For adults choking, you need to place your hands below the victim’s ribcage and the fist slightly above the navel in the center of their stomach without touching their lower sternum. The thrust needs to be performed until the victim feels relief or awakens. Perform CPR till the help arrives.
Use back punches or chest thrusts for infants younger than one year old to eliminate the blockage. Don’t try blind-finger swift; instead, Call 911 for professional assistance.
AEDs are given when the heartbeat is dangerously fast due to disrupting the heart’s electrical activity. The patients’ lives can be saved using AED in such critical situations. The AED device shocks the patient’s heart to restore its function. The devices are straightforward to use, even for non-professionals. The device is programmed to diagnose a patient’s heart conditions in a shockable rhythm.
It is almost impossible to rescue a cardiac arrest victim without AED. Though AED is readily available in public facilities, very few people are knowledgeable or comfortable using it. Despite the device being simple to operate, special precautionary steps still need to be taken.
The core principles of Basic Life Support center around rapidly assessing a victim’s condition and intervening with appropriate lifesaving techniques. The key goals of BLS are to preserve brain function, maintain breathing, stop bleeding, and stabilize fractures or other trauma.
The core principle unifying the BLS algorithmic approach is to quickly stabilize the victim and provide oxygen until EMS arrives. Proper training ensures BLS providers learn when and how to apply each intervention for optimal lifesaving results.
BLS certification is highly recommended for several categories of professionals as well as general community members.
Healthcare workers such as doctors, nurses, EMTs, and paramedics should be BLS certified so they can rapidly assess and stabilize patients in emergency scenarios. Proper training ensures they have the skills to perform CPR, use AEDs, control bleeding, and more.
Public safety officers like firefighters, police officers, and lifeguards often act as first responders. BLS certification equips them with the ability to provide immediate, lifesaving aid before transporting victims to the hospital.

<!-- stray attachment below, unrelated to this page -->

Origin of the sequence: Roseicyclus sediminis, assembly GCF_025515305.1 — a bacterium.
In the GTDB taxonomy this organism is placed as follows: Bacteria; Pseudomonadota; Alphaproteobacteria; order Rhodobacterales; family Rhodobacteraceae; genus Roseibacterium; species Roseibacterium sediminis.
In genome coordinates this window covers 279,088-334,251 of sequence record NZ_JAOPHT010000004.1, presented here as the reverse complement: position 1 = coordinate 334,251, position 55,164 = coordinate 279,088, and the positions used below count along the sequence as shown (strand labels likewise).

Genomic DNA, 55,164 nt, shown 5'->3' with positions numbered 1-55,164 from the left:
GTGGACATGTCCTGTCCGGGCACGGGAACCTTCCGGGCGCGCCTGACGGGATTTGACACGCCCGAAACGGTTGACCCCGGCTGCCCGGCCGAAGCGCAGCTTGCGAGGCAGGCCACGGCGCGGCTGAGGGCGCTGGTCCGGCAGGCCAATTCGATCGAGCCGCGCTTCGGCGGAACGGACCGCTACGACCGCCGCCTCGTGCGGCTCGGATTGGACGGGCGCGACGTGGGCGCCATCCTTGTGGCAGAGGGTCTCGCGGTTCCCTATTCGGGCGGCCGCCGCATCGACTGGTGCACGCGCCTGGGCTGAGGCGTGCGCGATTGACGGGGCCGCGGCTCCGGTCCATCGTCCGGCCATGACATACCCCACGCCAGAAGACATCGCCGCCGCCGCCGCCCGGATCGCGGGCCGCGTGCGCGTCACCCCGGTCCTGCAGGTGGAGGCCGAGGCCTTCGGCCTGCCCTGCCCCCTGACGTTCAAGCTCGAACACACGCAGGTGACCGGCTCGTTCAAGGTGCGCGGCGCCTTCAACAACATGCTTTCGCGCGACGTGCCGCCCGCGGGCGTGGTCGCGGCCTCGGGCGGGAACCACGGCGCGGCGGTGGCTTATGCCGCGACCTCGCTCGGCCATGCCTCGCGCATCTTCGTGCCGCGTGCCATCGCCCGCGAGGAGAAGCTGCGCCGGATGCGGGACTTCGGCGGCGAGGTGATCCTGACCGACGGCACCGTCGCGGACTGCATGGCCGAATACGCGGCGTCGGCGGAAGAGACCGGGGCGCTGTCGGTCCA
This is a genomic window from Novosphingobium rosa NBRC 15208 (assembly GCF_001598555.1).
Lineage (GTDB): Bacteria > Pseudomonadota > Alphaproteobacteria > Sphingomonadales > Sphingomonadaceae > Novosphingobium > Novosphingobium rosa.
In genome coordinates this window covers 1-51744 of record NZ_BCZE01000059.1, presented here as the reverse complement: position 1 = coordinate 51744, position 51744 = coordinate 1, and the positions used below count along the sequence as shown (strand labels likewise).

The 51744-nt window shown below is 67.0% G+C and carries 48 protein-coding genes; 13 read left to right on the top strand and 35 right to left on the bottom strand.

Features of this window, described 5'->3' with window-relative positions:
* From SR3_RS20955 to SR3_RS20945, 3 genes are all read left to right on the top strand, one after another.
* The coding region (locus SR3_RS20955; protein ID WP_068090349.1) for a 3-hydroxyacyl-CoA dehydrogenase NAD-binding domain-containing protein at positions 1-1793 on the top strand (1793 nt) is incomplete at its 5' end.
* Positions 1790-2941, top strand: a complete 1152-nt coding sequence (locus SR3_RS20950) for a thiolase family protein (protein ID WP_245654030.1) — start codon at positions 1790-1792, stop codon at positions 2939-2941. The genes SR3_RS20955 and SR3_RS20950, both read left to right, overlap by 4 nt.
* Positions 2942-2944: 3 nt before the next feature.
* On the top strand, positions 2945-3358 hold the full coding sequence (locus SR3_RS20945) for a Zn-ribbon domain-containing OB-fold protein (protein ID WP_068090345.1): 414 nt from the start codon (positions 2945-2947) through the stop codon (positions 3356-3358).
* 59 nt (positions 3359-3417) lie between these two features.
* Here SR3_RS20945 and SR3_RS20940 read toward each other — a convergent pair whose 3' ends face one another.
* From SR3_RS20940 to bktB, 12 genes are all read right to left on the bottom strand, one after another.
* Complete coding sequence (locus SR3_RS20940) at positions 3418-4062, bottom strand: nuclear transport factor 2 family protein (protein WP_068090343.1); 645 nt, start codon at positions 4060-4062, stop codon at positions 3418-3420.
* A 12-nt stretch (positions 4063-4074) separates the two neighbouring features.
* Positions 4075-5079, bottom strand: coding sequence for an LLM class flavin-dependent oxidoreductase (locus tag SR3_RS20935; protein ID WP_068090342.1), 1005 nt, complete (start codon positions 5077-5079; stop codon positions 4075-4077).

Athletic coaches, teachers, childcare workers, and other personnel responsible for people’s safety need certification to properly care for others in their charge during an emergency.
Regular citizens with no medical background can also benefit from BLS training. Certification spreads awareness and empowers everyday people to provide basic aid to loved ones or strangers until professional help arrives.
Overall, BLS certification helps both medical specialists and laypersons quickly recognize life-threatening conditions and intervene with appropriate lifesaving techniques. All who aim to be prepared as potential first responders should consider certification.
BLS Certification card is valid for two years from the date of issue. If your BLS certificate expires, you can get recertified by enrolling in a BLS recertification course within 30 days of the expiry date. Here is the detailed blog on how to renew your AHA BLS certification.
Note: You can get BLS recertification online with in-person skills.
Yes, you can take a BLS course online. HeartStart CPR offers online BLS classes designed to provide the same level of training and certification as in-person courses. These online courses are convenient for those who may not have the time or means to attend a physical class.
The BLS certification for healthcare providers takes approximately 4 hours for initial certification and 3 hours for recertification. Enroll in our BLS certification classes.
The American Heart Association recommends renewing your BLS certification every 2 years. This is because the techniques and procedures of BLS are constantly evolving, and it is essential to stay up-to-date on the latest information.
BLS Certification is the initial course you take to learn the fundamentals of Basic Life Support. Once you’ve completed this course and obtained your certification, it’s valid for 2 years. After this period, you’ll need to take a BLS Recertification course. This recertification course is a refresher, ensuring you’re updated on new techniques or guidelines. It’s typically shorter than the initial certification course.
If your BLS certification expires, it’s crucial to undergo recertification as soon as possible. This ensures that you remain competent and can provide adequate care during emergencies.
BLS training and CPR training are closely related but not precisely the same. BLS training encompasses a broader range of skills and knowledge than CPR training alone. Individuals learn how to perform high-quality CPR on different people of different ages (adults, old, children, infants, and pregnant women).
CPR training is a specific technique to maintain blood circulation and oxygenation until emergency medical help arrives. CPR training involves performing chest compression and rescue breaths to support the heart and lungs.
On the other hand, BLS training ensures that the trainee gets complete knowledge of CPR and other techniques for saving lives. A BLS training course includes CPR as a crucial component, using an AED device, airways management, and responding to choking emergencies. BLS training equips individuals with broader knowledge to respond to emergencies effectively.